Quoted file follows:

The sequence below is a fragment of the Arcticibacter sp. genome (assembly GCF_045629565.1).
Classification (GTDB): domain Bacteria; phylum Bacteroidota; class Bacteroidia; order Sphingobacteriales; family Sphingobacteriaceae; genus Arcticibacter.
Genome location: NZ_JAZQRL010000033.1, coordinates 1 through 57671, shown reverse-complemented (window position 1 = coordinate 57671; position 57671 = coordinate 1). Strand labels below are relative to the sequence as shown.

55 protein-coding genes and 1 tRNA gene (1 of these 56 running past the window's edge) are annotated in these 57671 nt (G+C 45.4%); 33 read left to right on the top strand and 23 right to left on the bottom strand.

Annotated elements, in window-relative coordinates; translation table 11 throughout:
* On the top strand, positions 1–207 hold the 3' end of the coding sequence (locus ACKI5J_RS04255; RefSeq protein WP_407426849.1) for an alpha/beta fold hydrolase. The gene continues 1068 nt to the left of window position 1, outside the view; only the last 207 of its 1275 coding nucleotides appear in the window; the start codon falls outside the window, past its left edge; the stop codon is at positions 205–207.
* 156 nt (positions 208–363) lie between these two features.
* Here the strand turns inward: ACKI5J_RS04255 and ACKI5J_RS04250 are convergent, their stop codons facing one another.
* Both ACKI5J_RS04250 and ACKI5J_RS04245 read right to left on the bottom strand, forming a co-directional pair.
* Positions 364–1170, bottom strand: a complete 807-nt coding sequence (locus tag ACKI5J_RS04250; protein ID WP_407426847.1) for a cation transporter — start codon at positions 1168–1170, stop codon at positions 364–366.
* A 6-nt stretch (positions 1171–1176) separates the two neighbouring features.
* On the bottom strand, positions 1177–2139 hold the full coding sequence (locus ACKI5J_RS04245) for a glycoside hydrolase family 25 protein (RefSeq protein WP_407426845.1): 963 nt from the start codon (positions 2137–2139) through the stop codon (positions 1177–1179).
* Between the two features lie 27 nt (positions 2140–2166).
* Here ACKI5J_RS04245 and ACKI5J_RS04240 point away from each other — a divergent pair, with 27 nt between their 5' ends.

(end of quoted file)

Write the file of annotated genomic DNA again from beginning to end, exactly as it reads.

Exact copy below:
The sequence below is a fragment of the Arcticibacter sp. genome (assembly GCF_045629565.1).
Classification (GTDB): domain Bacteria; phylum Bacteroidota; class Bacteroidia; order Sphingobacteriales; family Sphingobacteriaceae; genus Arcticibacter.
Genome location: NZ_JAZQRL010000033.1, coordinates 1 through 57671, shown reverse-complemented (window position 1 = coordinate 57671; position 57671 = coordinate 1). Strand labels below are relative to the sequence as shown.

55 protein-coding genes and 1 tRNA gene (1 of these 56 running past the window's edge) are annotated in these 57671 nt (G+C 45.4%); 33 read left to right on the top strand and 23 right to left on the bottom strand.

Annotated elements, in window-relative coordinates; translation table 11 throughout:
* On the top strand, positions 1–207 hold the 3' end of the coding sequence (locus ACKI5J_RS04255; RefSeq protein WP_407426849.1) for an alpha/beta fold hydrolase. The gene continues 1068 nt to the left of window position 1, outside the view; only the last 207 of its 1275 coding nucleotides appear in the window; the start codon falls outside the window, past its left edge; the stop codon is at positions 205–207.
* 156 nt (positions 208–363) lie between these two features.
* Here the strand turns inward: ACKI5J_RS04255 and ACKI5J_RS04250 are convergent, their stop codons facing one another.
* Both ACKI5J_RS04250 and ACKI5J_RS04245 read right to left on the bottom strand, forming a co-directional pair.
* Positions 364–1170, bottom strand: a complete 807-nt coding sequence (locus tag ACKI5J_RS04250; protein ID WP_407426847.1) for a cation transporter — start codon at positions 1168–1170, stop codon at positions 364–366.
* A 6-nt stretch (positions 1171–1176) separates the two neighbouring features.
* On the bottom strand, positions 1177–2139 hold the full coding sequence (locus ACKI5J_RS04245) for a glycoside hydrolase family 25 protein (RefSeq protein WP_407426845.1): 963 nt from the start codon (positions 2137–2139) through the stop codon (positions 1177–1179).
* Between the two features lie 27 nt (positions 2140–2166).
* Here ACKI5J_RS04245 and ACKI5J_RS04240 point away from each other — a divergent pair, with 27 nt between their 5' ends.